MedEffect is one of the deliverables of the Therapeutic Access Strategy (TAS), a five-year strategy to improve the safety, effectiveness and access to therapeutic products available to Canadians. The MedEffect program will be comprised of a website, and a partnership initiative involving, for example, professional health care associations and consumer/patient groups. Partnering with outside associations and groups will help to expand and maintain the community of networks knowledgeable about MedEffect. Through these networks, it is hoped new opportunities will arise to share information more effectively by creating links between MedEffect and the websites or publications of the participating partners.
The MedEffect program has been developed by Health Canada's Marketed Health Products Directorate (MHPD), with the following goals in mind:
MedEffect is being developed and designed in consultation with Canadian health professionals, consumers/patients and the general public.
Health products, ranging from pharmaceutical drugs to natural health products and medical devices, play an important role in the lives of Canadians, and in Canada's health care system. There are over 22,000 human drug products and 40,000 medical devices available on the Canadian market. Millions of people trust that the products available have passed Health Canada's rigorous safety standards and will help to deliver desired health outcomes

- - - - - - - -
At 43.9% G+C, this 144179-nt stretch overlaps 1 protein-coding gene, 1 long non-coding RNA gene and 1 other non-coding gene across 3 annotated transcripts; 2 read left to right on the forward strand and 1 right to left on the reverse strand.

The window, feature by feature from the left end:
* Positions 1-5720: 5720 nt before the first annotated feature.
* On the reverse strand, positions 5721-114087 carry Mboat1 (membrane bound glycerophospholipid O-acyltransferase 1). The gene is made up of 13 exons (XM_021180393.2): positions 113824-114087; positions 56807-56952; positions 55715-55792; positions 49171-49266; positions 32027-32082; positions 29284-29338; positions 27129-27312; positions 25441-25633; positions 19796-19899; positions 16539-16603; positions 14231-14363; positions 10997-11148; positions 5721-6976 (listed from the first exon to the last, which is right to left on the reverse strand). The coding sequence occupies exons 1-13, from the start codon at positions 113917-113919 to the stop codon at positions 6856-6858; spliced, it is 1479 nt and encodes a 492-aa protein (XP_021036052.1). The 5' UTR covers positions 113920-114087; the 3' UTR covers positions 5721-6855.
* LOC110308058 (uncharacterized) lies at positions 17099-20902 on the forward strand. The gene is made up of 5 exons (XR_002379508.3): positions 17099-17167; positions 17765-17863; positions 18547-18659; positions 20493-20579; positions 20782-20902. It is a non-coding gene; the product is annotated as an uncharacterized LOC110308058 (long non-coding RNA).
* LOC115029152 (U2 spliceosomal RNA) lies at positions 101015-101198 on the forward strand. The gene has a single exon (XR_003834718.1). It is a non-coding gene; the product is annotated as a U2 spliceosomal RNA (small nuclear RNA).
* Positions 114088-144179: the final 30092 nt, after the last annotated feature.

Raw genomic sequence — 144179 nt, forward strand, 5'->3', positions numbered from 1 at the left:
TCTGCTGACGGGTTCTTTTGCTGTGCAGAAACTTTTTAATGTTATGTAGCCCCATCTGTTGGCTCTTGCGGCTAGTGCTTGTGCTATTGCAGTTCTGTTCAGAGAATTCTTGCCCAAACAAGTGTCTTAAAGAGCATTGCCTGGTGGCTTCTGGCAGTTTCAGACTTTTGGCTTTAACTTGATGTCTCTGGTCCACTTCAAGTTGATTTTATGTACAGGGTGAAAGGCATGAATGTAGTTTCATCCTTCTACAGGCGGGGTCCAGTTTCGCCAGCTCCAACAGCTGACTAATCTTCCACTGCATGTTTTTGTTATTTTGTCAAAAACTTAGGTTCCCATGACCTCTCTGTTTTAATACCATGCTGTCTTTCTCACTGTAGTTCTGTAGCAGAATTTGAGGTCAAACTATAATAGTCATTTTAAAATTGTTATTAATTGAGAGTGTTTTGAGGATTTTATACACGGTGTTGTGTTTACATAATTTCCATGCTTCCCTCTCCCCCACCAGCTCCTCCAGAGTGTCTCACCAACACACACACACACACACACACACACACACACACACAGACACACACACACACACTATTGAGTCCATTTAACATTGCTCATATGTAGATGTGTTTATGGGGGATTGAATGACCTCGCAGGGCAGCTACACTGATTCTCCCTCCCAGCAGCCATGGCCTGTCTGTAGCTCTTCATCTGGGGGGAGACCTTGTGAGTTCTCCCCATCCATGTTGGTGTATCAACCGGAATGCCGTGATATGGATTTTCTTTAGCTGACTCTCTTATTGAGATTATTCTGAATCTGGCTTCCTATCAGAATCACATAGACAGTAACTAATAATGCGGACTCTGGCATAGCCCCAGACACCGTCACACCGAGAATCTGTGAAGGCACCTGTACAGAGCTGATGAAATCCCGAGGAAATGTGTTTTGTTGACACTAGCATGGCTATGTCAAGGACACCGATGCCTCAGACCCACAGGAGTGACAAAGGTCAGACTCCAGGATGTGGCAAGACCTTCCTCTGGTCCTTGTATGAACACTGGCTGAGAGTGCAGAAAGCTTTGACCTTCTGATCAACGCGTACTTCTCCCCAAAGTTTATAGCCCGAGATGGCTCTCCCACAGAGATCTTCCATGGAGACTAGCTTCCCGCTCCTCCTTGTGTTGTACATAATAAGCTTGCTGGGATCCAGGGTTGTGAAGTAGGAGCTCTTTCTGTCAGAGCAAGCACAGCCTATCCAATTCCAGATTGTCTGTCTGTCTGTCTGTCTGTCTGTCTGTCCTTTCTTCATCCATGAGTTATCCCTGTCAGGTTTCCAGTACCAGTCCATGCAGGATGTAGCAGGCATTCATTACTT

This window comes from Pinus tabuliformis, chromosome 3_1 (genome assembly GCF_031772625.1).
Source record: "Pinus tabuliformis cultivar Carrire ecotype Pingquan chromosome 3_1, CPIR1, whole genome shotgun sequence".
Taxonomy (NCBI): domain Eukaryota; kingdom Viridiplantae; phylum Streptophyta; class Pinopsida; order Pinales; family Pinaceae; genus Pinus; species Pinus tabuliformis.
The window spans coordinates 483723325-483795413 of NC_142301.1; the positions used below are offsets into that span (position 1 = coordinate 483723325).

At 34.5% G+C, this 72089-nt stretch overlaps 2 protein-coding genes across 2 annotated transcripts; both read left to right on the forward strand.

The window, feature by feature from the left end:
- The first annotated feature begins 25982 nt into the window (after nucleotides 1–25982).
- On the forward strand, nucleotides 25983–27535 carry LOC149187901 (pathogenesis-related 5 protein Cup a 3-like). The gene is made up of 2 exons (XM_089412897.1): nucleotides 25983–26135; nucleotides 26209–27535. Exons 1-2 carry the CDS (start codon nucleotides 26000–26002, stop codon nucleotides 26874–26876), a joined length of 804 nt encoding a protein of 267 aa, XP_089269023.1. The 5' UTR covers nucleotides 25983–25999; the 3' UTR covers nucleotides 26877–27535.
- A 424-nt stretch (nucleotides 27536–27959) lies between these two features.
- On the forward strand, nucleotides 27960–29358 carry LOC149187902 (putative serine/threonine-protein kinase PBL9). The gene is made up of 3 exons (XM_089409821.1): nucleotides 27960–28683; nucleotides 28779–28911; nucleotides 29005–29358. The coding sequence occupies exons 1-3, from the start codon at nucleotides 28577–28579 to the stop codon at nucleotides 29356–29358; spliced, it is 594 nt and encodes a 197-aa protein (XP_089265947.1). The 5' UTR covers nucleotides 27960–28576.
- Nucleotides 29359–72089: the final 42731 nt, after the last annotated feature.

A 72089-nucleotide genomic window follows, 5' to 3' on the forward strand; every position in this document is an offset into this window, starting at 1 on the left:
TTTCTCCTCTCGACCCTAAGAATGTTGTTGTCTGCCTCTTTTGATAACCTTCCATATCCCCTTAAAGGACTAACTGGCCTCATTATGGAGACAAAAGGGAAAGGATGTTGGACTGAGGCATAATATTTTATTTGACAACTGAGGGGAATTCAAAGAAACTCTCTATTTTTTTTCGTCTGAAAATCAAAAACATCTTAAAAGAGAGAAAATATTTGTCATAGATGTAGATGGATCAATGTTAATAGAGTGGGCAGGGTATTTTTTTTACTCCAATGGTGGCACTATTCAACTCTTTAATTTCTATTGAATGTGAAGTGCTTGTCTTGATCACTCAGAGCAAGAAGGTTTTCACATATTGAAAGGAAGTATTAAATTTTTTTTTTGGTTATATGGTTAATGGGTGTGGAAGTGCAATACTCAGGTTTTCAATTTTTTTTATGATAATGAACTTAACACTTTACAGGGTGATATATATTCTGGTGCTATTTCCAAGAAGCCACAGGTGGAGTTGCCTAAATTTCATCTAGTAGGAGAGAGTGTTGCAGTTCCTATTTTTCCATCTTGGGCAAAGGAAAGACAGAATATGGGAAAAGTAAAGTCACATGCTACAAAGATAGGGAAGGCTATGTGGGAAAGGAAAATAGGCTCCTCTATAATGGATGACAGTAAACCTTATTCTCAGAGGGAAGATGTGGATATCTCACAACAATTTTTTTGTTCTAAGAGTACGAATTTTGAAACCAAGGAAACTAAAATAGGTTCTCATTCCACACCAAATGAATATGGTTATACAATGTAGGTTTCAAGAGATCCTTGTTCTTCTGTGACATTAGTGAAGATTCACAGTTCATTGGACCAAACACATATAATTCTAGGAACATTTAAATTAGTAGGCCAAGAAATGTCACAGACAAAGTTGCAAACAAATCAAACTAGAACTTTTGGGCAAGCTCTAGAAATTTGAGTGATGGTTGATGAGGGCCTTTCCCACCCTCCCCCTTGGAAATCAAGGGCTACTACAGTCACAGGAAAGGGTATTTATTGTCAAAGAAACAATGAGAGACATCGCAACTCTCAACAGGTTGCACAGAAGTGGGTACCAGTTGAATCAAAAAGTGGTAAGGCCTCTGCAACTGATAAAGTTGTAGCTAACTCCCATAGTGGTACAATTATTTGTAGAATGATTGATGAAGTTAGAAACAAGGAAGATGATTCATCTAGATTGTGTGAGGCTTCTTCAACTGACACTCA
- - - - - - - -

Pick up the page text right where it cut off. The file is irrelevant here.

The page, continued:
Health Canada continues to monitor the safety, effectiveness and quality of health products after they reach the marketplace. The department routinely evaluates Canadian adverse reaction reports and selected foreign reports, from manufacturers, health professionals and consumers. These evaluations may include a comprehensive reassessment of the benefit-risk profile of a product. If a safety issue is identified, appropriate action is taken. Such actions range from distributing new product safety information to the public and/or the health care community, to recommending changes to the product's labelling or requesting the removal of the product from the market.
All health products carry risks and benefits. Many of these risks are identified in pre-market testing and can be managed as "expected" or "tolerable" side effects that are outweighed by the product's benefits. However, once a product is made available on the Canadian market, new "unexpected" or undesirable side effects, referred to as adverse reactions, are sometimes discovered when the product is used in "real world" conditions.
Having the ability to track such adverse reactions is therefore critical to assessing and communicating the evolving pattern of risks associated with various health products. The only way to achieve this is if Canadians - health professionals and patients/consumers alike -report adverse reactions to Health Canada.
By reporting an adverse reaction to Health Canada, Canadians will help the department to: